After All About Eve, Davis starred in nearly two-dozen more features, including the 1987 drama The Whales of August with the equally redoubtable Lillian Gish. In the 1960s, the sexagenarian actress found a generation of new fans with Whatever Happened to Baby Jane? and Hush, Hush, Sweet Charlotte, as well as dozens of guest appearances on television dramas.
Mankiewicz was never regarded as a visual stylist — a Cahiers du Cinéma film critic once dubbed him a director of “film theater.” He was the first to acknowledge that his love of a finely tuned script with sparkling, punchy dialogue lay at the heart of his directorial focus. Nonetheless, he always worked with the most gifted cinematographers, including Miller, Milton Krasner, Charles Lang Jr., Freddie Young, Joe Ruttenberg, Jack Cardiff, Leon Shamroy, Gianni De Venanzo and, on his final film (Sleuth), Ozzie Morris.
A behind-the-scenes documentary made for Backstory in 2000 offers a revealing history of how Mankiewicz and Fox studio chief Darryl F. Zanuck developed and made All About Eve. The director’s son Tom, film historian Rudy Behlmer, Davis biographer Roy Moseley, and actresses Baxter and Holm expose some of the highly polished egos that came together and somehow turned a potential disaster into one of the most respected and beloved movies in all of American film. (Claudette Colbert had been cast to play Margo Channing, but had an accident on the set of another movie only a few weeks before production on Eve was set.)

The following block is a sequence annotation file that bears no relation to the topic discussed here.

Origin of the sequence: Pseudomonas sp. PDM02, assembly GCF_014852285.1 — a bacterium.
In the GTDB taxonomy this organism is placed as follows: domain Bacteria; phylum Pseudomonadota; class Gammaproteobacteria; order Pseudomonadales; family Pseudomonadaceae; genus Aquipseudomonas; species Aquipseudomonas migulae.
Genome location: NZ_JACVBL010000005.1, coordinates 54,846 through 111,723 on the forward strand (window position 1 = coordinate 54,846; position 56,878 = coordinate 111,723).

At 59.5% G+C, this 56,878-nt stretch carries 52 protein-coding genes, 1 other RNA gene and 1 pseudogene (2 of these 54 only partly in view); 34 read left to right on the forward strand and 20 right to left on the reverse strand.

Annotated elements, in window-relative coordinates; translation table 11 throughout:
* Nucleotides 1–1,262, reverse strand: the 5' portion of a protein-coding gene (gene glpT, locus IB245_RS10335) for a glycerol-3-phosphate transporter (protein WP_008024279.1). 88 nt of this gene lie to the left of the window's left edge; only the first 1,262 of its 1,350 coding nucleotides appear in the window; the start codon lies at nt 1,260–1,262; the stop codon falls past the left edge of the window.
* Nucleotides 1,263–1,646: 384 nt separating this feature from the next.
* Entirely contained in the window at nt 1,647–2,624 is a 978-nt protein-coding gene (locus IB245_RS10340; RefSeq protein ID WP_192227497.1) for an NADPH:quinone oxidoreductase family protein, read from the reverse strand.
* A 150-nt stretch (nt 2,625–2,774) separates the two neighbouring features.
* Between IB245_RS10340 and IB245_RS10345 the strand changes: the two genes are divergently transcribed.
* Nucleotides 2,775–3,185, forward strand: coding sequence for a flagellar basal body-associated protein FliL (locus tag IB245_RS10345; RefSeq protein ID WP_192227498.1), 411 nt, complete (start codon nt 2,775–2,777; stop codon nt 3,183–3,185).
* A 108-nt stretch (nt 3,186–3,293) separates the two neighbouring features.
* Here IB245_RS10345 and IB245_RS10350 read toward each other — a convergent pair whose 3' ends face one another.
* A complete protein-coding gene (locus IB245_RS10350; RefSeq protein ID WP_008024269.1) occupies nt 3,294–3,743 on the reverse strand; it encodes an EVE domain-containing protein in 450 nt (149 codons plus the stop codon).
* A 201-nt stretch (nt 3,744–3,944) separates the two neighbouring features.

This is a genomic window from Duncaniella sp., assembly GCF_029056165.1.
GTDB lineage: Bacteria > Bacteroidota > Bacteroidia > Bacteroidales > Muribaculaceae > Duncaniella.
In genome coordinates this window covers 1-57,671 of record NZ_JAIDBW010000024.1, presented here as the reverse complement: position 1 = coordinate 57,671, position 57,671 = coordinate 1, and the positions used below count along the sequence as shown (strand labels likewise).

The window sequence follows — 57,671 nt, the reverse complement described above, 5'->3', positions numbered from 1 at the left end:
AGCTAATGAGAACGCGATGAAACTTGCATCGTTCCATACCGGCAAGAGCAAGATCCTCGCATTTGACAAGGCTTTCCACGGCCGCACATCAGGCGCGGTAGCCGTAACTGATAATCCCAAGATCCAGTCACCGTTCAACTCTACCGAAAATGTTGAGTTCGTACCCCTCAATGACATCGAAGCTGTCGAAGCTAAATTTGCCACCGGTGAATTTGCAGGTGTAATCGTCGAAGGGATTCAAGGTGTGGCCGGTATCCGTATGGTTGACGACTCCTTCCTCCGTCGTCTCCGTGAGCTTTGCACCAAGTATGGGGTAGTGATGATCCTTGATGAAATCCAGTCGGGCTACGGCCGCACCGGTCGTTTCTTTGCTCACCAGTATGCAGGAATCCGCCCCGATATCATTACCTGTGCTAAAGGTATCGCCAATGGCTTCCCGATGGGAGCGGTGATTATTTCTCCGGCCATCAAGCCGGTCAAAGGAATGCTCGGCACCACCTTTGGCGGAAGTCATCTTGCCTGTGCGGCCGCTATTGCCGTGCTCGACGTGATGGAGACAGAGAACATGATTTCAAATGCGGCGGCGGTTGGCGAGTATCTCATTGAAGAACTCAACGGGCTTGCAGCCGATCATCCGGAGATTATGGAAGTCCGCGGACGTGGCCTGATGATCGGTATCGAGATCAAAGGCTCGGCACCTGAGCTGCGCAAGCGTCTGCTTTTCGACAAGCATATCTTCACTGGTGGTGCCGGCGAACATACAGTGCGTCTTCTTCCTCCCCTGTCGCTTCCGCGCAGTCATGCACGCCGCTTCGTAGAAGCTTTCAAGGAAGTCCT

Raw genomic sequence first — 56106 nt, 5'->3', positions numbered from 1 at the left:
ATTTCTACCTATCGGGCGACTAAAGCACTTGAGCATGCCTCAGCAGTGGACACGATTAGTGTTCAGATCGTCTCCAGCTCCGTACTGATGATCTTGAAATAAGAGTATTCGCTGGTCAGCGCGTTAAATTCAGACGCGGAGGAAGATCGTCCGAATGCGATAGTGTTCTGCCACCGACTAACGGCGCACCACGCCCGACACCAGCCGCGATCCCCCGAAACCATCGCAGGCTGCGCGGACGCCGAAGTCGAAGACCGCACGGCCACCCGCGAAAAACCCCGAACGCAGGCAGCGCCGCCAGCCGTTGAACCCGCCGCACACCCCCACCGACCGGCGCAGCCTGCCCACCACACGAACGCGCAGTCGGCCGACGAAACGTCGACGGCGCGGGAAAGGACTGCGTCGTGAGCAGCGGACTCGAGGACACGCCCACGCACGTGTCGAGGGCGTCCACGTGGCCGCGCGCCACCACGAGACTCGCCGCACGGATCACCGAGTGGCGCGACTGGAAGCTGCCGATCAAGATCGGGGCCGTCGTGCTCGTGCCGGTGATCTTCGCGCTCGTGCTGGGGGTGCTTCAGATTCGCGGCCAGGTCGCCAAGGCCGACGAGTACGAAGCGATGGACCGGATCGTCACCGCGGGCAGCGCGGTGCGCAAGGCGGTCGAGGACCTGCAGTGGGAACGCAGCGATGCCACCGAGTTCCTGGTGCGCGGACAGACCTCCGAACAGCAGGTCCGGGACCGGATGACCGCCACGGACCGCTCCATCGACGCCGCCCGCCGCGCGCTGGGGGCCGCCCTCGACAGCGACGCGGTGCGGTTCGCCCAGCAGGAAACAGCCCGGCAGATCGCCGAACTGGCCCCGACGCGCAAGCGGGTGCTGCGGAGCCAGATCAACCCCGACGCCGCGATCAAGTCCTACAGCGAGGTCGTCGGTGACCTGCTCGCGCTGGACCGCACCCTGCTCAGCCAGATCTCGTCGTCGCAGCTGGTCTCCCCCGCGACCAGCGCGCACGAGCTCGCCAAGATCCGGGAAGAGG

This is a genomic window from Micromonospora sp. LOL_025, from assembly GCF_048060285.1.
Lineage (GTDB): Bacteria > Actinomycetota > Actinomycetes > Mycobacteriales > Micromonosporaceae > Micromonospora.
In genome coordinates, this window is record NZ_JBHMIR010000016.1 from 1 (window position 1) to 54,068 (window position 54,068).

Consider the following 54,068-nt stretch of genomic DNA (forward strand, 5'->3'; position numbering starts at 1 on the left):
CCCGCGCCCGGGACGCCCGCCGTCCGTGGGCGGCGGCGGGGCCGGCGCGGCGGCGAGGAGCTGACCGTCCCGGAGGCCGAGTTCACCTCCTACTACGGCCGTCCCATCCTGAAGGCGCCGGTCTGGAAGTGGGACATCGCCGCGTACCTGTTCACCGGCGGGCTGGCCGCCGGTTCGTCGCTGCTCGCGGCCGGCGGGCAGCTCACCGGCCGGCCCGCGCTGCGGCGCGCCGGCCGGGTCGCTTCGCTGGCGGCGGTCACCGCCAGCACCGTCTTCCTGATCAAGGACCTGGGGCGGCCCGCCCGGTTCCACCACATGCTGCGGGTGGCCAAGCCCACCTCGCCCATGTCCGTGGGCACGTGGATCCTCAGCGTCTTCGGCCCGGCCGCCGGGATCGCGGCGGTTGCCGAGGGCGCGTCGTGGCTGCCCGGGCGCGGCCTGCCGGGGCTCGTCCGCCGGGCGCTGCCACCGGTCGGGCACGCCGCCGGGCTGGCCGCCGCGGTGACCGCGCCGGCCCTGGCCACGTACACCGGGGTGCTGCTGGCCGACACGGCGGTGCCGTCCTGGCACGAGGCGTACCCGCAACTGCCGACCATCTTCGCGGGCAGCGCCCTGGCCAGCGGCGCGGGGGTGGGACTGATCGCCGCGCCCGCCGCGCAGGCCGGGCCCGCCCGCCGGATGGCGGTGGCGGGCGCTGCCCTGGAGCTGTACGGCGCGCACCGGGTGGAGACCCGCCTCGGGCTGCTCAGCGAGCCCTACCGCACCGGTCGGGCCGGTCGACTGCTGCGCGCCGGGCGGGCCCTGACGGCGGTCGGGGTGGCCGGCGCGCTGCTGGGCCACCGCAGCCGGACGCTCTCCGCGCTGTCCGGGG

Mankiewicz’s lifelong love of the theatrically polished written word was not only evident in Eve, his love letter to Broadway (though perhaps one written with a poison pen), but also in his choice for his final project, the Tony Award-winning play Sleuth.
There was also his 1953 film Julius Caesar, for which an even more eminent writer for the theater, a fellow named Bill Shakespeare, received the sole writing credit.
I met Mankiewicz in early September 1987 at the Venice Film Festival, where he had a major retrospective and was awarded an honorary Golden Lion. Every morning’s screenings in the Palazzo del Cinema began with one of his movies. Most filmmakers were at the festival to flog their own pictures. I was on the jury and was able to see as many films as I wanted. So, for almost two weeks, I sat next to Mank at 9 a.m. every morning, watching him watch his films. Most of the time, he was quiet and kept pretty much to himself. This may have been partly because his colleague John Huston had just died, and Huston’s last film, an adaptation of James Joyce’s The Dead, had opened the festival. After the very emotional evening premiere of The Dead, which ends with a poetic voiceover evocation of snow falling all over Ireland, there was weeping throughout the theater. The next morning, before Mank’s own film began, I asked him how long it had been since he had seen his own movies. He thought a minute and then said, “John, I don’t think I’ve seen any of them since they were released. I was always too busy trying to get the next one made.”
Mankiewicz wrote 67 movies, produced 23 and directed 22. Yes, indeed, he was busy.